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Old 08-29-2017, 09:08 AM
bkervaski's Avatar
bkervaski bkervaski is offline
 
Join Date: Mar 2017
Location: Birmingham, Alabama
Posts: 449
Default Prepping Interior for Paint - Any Advice?

Hi all,

We're on page 32-08, getting ready to prep the interior for paint.

We've already established our paint process: SEM DTM Epoxy, 20psi through the 3M Accuspray gives us a very nice semi-textured application and it is very durable (we tested it a few times).

We have an interior going in so I doubt we will put any additional final coat beyond the primer. We're setting the primer up as a sealer per SEMs instructions by adding a urethane reducer.

We plan on cleaning with MEK then sanding with 220 and scotchbrite.

My question really is, to you guys that have done this at this same stage, what advice can you give on prepping the interior? What to tape off, etc.

Thanks for any help! Big step and not a painter ...
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Old 08-29-2017, 07:46 PM
tgmillso tgmillso is offline
 
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Location: Launceston, Tasmania, Australia
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Some pointers from my experience.
1. Why use MEK when less toxic alternatives exist? It's like driving your 6.7l pickup to work when that Toyota Carolla in your garage would do the job just as well. I use Acetone for removing the red marking dye and plastic protective glue residue on the alclad and automotive wax and grease remover for general surface cleaning prior to paint. None of this is especially good for you, but the toxicity ratings are a lot less than MEK.
2. Paint more than less. If you are not sure exactly what and where your full interior will cover, paint it. Once the thinners evaporate off, the paint weighs very little compared to having to do things again because you missed a patch.
3. Put extra coats of paint in high wear locations.
4. Per Dan H.'s advice, keep the paint or anything flammable for that matter back an inch or two from the firewall.
Tom.
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Old 08-29-2017, 07:58 PM
Kyle Boatright Kyle Boatright is offline
 
Join Date: Aug 2005
Location: Atlanta, GA
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I was painting interior today. What I found with the -10 (and the -6 before that) is that on finish coats, you're better off masking large portions, spraying what you didn't mask, repositioning the masking a day later, and shooting the rest. On a -14 I think you could do it in two sessions, which is how I did the -6. The -10 took 3 sessions.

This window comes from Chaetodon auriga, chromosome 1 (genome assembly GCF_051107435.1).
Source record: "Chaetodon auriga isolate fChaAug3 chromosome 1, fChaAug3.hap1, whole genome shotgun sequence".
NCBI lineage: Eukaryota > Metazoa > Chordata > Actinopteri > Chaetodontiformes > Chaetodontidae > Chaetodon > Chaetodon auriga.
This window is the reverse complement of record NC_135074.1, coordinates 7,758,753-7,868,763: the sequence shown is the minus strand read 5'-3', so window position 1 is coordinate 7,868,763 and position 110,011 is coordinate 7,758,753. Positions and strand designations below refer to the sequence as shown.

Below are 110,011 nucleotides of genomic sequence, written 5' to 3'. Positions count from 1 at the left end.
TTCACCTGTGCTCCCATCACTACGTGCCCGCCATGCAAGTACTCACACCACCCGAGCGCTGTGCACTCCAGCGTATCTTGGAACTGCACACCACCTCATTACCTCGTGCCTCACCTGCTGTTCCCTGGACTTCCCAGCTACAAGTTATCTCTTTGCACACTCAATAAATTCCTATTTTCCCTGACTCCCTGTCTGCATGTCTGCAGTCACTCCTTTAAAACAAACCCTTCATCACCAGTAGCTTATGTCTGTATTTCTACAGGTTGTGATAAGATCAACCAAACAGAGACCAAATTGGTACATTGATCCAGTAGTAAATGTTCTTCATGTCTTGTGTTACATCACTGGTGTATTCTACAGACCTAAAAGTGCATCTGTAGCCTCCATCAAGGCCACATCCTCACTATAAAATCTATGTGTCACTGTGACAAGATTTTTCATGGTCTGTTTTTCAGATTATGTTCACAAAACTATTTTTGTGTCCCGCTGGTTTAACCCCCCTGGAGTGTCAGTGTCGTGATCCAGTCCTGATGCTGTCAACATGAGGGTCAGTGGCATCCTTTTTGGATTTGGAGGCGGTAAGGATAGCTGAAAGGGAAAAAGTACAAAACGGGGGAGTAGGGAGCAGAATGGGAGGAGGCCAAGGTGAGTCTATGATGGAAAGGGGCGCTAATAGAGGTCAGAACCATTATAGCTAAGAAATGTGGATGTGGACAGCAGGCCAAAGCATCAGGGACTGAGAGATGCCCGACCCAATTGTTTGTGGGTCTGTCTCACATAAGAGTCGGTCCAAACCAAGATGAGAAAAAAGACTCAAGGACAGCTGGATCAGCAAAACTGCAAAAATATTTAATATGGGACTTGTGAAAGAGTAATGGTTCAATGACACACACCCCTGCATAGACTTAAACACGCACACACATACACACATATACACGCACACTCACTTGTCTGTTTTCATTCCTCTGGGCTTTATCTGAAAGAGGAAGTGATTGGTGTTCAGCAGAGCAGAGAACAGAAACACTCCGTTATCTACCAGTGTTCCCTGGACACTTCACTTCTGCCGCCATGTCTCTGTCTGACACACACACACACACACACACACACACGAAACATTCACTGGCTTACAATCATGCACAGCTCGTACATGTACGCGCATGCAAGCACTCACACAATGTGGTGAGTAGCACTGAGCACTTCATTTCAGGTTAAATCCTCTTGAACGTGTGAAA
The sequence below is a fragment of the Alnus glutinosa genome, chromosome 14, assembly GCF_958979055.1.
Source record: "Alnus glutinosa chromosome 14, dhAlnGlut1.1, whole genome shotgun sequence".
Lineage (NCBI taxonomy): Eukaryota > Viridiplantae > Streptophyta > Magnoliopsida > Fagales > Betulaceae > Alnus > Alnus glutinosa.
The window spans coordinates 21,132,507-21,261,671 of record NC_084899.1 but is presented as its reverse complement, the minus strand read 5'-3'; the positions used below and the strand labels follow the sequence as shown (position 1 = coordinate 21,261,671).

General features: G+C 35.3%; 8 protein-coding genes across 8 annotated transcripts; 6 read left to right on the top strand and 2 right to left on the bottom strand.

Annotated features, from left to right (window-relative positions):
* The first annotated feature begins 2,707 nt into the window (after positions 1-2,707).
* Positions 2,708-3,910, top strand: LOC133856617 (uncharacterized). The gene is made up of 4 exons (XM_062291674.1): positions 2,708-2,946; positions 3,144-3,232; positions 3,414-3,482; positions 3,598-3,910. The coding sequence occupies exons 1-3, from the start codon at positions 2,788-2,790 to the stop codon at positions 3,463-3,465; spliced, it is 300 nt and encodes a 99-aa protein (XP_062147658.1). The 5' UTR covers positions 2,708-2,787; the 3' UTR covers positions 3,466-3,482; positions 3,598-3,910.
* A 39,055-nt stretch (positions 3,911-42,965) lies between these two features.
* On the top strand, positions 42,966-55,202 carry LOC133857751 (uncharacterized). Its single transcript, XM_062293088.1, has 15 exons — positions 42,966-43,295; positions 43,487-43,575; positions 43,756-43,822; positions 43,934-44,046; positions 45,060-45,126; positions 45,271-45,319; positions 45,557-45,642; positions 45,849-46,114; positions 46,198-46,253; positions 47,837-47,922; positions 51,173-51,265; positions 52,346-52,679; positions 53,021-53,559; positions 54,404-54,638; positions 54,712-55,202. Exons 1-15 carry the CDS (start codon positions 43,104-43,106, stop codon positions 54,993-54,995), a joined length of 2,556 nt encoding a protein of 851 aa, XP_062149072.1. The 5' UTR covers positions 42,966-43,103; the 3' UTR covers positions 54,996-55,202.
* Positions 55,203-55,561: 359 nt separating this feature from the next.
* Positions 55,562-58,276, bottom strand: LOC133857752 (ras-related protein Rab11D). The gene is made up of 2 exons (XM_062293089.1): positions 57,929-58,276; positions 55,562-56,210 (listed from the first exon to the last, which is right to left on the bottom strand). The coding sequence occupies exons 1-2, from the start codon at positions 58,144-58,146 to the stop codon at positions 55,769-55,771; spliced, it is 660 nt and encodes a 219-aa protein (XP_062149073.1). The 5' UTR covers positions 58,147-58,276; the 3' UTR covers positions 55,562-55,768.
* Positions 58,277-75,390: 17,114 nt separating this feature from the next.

On the -10, I shot the baggage bulkhead, baggage floors, and passenger floors in one session, the sidewalls of the passenger floors and the walls of the passenger and luggage compartments in another session, and the front of the airplane in another session.

The reason is there are so many nooks and crannies and awkward positions, it is hard to spray everything and not miss something, all while keeping the hose from dragging through wet paint or getting overspray on something that is starting to dry.

A 90* swivel hose connection really helps keep the hose out of things, assuming you get enough airflow that way.

You can prime the whole thing in one session if you want...

By the way, if you're spraying in the driveway or yard one of the $50 "quick shade" 10'x10' canopies is an excellent dust and sun cover for your spraying sessions. 12'x12' would be even better. Something like this, but you can usually get one cheaper locally than on Amazon:

https://www.amazon.com/Quik-Shade-Ex...ds=quick+shade
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2001 RV-6 N46KB
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Old 08-30-2017, 07:25 AM
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bkervaski bkervaski is offline
 
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Thanks for all the great advice!

I had no idea that painting the firewall was a bad idea and didn't even consider that stainless probably wouldn't hold paint very well.

On the nutplates .. should we put the screws in partially before painting?
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Old 08-30-2017, 07:33 AM
tgmillso tgmillso is offline
 
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I've had no problem with inserting screws into nutplates after I've shot paint, so I think you be fine. If you look at the total dry film thickness of most recommended paint systems, it really isn't much, plus the screw has the ability to cut through most buildup.
Tom.
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